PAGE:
Fujitsu, leveraging the supercomputing expertise it’s developed through building systems like the powerful K Computer, is now looking to sell such massive computing systems commercially.
Fujitsu officials on Nov. 7 unveiled the PrimeHPC FX10 supercomputer, which they said is capable of scaling up to 23.3 petaflops (or quadrillion floating point operations per second) and comprises technology all developed by the company.
The announcement comes a week before the SC 11 supercomputing show in Seattle, Wash., and about five months after the K Computer-a one-time system built for Japan’s Ministry of Education, Culture, Sports, Science and Technology-was named the world’s fastest supercomputer on the Top500 list. Japanese officials earlier this month announced that that system had hit the 10 petaflop mark.
Now Fujitsu is looking to productize such supercomputing capabilities with the PrimeHPC FX10 supercomputer, which officials said combines high performance and scalability with strong energy efficiency. The company expects to sell about 50 of the systems over the next three years both in Japan and outside that country, noting a growing demand from universities, research institutions and corporations for petaflop-level computing capabilities. The increasingly reliance on computer simulations is helping drive the demand, and the commercial supercomputer will be key in such areas as drug discovery, medical research, analysis of earthquakes and weather, and research into new sources of energy, according to Fujitsu.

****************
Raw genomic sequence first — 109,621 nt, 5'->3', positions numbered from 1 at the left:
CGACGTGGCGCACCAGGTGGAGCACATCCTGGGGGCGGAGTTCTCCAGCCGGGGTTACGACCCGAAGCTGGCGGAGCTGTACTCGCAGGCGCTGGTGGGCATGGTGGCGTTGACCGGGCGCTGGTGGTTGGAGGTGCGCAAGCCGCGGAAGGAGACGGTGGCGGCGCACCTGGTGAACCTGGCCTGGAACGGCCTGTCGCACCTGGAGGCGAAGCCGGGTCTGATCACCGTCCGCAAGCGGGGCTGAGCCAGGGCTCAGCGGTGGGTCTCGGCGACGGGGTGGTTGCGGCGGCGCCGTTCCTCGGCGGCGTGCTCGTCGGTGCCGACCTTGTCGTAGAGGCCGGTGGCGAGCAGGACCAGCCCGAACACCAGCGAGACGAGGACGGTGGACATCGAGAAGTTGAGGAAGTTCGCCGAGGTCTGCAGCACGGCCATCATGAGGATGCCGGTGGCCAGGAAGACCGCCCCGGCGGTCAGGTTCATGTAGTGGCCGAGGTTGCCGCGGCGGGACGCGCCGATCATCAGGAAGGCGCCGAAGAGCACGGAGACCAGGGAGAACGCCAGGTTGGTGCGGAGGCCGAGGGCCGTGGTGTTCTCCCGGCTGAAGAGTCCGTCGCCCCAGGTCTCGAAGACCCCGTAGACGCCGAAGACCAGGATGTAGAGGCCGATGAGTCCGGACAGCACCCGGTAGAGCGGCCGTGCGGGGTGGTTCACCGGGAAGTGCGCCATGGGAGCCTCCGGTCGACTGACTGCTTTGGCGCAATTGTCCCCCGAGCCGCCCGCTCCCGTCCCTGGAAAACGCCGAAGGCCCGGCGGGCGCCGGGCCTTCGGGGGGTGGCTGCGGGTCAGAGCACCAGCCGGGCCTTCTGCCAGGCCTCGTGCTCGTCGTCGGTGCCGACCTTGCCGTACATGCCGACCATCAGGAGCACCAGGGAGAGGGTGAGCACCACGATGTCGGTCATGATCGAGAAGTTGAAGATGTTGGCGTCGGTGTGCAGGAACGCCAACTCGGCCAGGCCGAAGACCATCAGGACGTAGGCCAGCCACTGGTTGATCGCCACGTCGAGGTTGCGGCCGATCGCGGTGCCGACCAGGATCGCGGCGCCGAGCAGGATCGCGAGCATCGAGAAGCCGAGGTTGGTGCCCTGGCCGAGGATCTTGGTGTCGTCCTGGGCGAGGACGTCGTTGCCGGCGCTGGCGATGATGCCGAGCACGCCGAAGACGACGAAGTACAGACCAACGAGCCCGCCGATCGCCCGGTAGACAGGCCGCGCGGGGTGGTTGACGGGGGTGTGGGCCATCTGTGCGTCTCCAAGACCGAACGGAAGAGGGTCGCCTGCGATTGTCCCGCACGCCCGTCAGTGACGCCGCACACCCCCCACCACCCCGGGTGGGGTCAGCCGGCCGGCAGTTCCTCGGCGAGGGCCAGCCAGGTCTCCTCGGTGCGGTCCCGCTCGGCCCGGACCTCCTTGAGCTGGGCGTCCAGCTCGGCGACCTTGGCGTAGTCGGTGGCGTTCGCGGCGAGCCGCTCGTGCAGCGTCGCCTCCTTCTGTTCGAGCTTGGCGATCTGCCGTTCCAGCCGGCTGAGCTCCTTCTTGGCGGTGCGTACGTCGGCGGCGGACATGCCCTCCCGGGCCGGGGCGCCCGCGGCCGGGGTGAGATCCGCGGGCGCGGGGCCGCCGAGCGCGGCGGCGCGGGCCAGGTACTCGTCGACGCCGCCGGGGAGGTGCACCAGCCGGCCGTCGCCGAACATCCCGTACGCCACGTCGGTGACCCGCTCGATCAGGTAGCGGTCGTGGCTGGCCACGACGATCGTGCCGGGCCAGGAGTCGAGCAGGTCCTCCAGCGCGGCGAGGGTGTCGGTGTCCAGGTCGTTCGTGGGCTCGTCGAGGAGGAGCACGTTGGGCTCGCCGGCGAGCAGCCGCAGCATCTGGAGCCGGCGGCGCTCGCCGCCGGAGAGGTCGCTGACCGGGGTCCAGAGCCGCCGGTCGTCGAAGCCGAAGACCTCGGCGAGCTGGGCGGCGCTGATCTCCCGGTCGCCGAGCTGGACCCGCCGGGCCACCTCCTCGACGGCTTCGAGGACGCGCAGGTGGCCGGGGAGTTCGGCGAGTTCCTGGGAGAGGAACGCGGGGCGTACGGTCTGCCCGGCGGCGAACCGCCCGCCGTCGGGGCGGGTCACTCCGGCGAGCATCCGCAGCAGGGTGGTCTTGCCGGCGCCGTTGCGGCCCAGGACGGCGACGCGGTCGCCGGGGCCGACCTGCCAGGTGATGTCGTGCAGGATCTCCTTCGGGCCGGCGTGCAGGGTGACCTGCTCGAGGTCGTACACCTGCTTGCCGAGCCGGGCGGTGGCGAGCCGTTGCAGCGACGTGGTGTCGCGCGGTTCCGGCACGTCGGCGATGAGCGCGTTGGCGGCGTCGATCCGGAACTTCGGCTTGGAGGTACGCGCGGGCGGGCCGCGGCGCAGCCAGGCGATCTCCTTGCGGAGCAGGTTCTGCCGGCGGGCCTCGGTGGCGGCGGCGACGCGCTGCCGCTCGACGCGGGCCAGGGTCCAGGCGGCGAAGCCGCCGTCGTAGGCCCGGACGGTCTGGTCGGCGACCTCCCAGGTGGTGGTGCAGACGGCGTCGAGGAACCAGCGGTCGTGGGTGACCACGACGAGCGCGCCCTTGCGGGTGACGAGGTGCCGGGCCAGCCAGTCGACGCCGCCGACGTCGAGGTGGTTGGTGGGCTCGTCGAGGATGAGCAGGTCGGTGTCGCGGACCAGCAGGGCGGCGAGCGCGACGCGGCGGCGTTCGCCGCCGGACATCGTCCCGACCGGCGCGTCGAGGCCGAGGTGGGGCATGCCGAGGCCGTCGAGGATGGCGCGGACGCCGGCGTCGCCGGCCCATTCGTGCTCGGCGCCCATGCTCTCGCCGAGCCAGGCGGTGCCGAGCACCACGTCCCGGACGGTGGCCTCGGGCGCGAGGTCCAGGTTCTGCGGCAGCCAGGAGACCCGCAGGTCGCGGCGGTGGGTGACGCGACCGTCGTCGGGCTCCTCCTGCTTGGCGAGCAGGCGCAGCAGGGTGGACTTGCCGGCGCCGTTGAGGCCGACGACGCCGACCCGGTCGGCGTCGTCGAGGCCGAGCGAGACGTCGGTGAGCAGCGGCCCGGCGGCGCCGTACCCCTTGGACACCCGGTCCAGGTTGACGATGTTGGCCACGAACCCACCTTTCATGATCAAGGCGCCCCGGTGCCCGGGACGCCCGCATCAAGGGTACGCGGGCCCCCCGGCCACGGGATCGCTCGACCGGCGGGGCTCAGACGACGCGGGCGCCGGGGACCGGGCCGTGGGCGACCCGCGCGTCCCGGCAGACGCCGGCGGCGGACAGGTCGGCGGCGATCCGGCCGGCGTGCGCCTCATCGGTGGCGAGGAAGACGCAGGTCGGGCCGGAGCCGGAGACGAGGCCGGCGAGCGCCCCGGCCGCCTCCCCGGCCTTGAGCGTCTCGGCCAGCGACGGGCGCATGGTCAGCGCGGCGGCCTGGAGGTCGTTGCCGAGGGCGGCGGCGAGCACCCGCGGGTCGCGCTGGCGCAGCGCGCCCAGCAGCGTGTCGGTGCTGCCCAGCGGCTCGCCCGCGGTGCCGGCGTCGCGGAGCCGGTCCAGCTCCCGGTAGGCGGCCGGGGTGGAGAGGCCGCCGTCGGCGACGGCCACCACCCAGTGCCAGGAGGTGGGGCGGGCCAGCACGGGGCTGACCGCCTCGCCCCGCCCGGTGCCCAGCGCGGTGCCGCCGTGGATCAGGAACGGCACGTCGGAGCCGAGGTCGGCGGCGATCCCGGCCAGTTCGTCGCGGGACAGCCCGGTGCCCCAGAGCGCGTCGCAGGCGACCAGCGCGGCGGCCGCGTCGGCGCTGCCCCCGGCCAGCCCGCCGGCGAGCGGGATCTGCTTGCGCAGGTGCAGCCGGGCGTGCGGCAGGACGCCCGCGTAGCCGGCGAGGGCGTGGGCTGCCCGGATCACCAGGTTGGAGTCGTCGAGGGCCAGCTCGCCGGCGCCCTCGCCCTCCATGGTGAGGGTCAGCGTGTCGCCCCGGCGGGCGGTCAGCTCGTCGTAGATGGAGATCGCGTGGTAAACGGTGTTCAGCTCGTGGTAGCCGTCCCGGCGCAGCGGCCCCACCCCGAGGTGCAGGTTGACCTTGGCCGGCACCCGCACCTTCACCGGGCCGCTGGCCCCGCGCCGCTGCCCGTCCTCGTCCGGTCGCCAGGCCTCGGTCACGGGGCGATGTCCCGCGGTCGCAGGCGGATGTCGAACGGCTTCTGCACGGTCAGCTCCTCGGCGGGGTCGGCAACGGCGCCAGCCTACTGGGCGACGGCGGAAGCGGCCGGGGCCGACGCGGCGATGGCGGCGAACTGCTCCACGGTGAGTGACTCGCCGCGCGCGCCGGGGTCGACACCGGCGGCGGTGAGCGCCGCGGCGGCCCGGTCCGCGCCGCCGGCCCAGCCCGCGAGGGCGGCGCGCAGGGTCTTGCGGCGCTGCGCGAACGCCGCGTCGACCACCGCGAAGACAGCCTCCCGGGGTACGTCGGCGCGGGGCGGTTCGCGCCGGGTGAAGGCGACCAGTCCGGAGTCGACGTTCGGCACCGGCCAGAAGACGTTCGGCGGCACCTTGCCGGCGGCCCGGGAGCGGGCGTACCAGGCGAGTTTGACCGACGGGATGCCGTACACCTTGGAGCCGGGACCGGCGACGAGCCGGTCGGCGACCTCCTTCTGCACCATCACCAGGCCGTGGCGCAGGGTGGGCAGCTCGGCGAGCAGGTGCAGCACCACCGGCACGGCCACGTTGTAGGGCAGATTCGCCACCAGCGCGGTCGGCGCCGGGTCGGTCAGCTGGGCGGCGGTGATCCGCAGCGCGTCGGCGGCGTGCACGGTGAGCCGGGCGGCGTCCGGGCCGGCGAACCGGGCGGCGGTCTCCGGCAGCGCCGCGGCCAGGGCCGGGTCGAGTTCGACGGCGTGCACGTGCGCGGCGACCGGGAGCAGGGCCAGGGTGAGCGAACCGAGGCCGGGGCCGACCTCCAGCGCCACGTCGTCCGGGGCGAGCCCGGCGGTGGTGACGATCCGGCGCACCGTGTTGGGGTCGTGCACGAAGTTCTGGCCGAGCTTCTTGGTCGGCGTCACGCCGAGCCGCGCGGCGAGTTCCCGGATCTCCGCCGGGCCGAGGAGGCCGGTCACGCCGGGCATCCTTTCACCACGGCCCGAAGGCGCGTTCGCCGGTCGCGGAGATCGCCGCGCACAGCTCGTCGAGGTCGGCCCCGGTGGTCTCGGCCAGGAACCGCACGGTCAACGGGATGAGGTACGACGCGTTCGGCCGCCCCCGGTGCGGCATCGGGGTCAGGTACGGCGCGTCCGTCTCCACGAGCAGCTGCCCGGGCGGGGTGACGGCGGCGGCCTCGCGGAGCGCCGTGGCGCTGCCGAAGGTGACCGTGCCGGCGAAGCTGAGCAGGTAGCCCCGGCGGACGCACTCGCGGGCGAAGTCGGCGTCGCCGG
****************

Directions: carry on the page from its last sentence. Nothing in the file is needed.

Powering the new PrimeHPC FX10 will be the SPARC64 IXfx, Fujitsu’s newest SPARC64 chip that offers 16 cores and a peak performance of 236.5 gigaflops, a much more powerful chip than the eight-core SPARC64 VIIIfx chip that runs the K Computer. The performance-per-watt of the SPARC64 IXfx is more that 2 gigaflops, according to Fujitsu.
The system also leverages Fujitsu’s Tofu technology, an interconnect that offers high memory, bandwidth and scalability with 10 links, with each link offering high performance levels of 5 Gbps in both directions. The PrimeHPC FX10 also will come with Fujitsu’ original high-performance computing (HPC) middleware, called Technical Computing Suite, which includes a compiler and library aimed at ensuring high levels of performance for massively parallel applications.
Scalability also can be enhanced through Fujitsu’s VisImpact technology, which enables customers to create a hybrid parallel programming model that combines threads with Message Passing Interface.
The system can scale up to 1,024 racks, which will contain 98,304 CPUs and 6 petabytes of memory, all delivering a peak performance of up to 23.3 petaflops. Fujitsu’s PrimeHPC FX10 also can come in configurations as small as four racks that offer up to 90.8 teraflops of performance.